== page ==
Up to 40% off our most popular kits and accessories.
We have over a decade of experience deploying DAS solutions. Get in touch with one of our experts who can help guide you to the right solution for your building.Talk to a signal expert
Working in a LEED-certified building can be a pleasure because they are designed and built with sustainability and occupant health in mind. However, a common problem for occupants is a marked drop in cell phone signal level, which can usually be traced to the use of low-emissivity (low-E) glass in their construction. In this article, we will discuss the necessity of using low-E glass, how it affects the electromagnetic waves used to transmit cell phone signals, and how a distributed antenna system (DAS) can mitigate its effects.
Low-E glass has a thin coating that minimizes the amount of energy passing through it and is categorized based on the manufacturing process and type of coating used. Hard-coat low-E glass uses a metallic coating, usually tin, that is sprayed onto the glass surface at high temperatures. It is favored in colder climates due to its tendency to allow some of the sun’s heat to pass through and aid in heating the building interior. Soft-coat low-E glass generally uses a silver lining sandwiched between panes of glass in a vacuum chamber and is significantly more expensive. It is preferred in warmer climates where it reduces air conditioning costs by minimizing heat transmission into a structure. Both glasses achieve their goals while allowing visible light in, albeit at varying levels of effectiveness.
Low-E glass is one of the mainstays of modern building construction, where the Leadership in Energy and Environmental Design (LEED) system dictates many design decisions. The LEED system assigns a rating to a building based on the number of sustainable and environmentally friendly features included in its design. A higher rating can not only ensure lower operating costs but also yield significant tax credits from local governments. Given this, it is unsurprising that a number of manufacturers, such as Trulite, Guardian Glass and Vitro, dedicate sections in their marketing literature to boasting about how their products improve LEED ratings.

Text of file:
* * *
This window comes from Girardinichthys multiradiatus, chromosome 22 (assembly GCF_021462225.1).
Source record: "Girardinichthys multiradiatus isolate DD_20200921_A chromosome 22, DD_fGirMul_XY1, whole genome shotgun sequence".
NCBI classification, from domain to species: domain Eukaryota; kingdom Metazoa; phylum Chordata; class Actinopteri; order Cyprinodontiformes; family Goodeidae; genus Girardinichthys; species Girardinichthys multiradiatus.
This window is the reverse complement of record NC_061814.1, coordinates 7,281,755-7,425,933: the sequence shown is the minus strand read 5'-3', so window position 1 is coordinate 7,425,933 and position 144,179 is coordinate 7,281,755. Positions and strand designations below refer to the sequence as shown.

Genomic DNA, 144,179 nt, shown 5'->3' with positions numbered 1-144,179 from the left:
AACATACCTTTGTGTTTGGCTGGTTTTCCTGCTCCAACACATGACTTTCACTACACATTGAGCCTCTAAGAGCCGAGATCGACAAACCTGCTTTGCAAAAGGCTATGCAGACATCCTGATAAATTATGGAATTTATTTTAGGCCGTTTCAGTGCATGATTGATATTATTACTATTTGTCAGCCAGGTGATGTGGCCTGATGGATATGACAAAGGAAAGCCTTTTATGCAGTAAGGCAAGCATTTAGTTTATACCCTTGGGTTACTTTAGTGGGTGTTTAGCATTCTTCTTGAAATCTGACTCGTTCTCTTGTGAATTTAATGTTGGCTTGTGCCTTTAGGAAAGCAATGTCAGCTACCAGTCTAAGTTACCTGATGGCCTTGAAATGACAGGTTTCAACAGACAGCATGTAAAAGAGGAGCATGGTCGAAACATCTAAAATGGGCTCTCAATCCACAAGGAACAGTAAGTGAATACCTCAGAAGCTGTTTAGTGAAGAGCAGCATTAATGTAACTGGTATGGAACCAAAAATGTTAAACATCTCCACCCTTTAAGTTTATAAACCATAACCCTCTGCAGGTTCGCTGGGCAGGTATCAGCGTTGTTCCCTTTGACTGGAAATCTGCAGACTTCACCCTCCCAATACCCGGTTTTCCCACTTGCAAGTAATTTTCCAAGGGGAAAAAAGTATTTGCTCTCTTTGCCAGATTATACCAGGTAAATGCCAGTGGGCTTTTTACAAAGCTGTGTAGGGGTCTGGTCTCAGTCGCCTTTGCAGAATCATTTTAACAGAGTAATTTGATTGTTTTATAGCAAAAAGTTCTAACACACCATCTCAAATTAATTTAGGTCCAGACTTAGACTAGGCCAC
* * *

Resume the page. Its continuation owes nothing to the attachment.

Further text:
Unfortunately, LEED ratings do not take into account an issue with low-E glass that can be a nuisance for a building’s occupants in today’s technological world. The ability of low-E glass to reflect energy and improve insulation also impacts transmissions to and from cell phone towers, preventing them from penetrating buildings through the glass. The result is high signal attenuation (a reduction in signal strength) and poor indoor coverage, leading to a degraded customer experience.
A distributed antenna system alleviates the issue of poor coverage by using a network of indoor antennas spread throughout the building. An external donor antenna is used to supply the signal to the indoor antennas through media such as optical fiber. Users can be served directly by antennas within the building rather than making do with poor reception from signals having to travel through low‑e glass windows. Users gain the energy efficiency of low-E glass and the benefits of a high LEED rating without suffering from intermittent coverage and disappearing bars on their phones. They can achieve their goal of owning and working in a sustainable, environmentally friendly building without negatively affecting their modern lifestyles.
To find out more about DAS and how it can help solve signal issues in buildings with Low-E windows, read our Guide to Distributed Antenna Systems or reach out to our turn-key DAS design and installation team.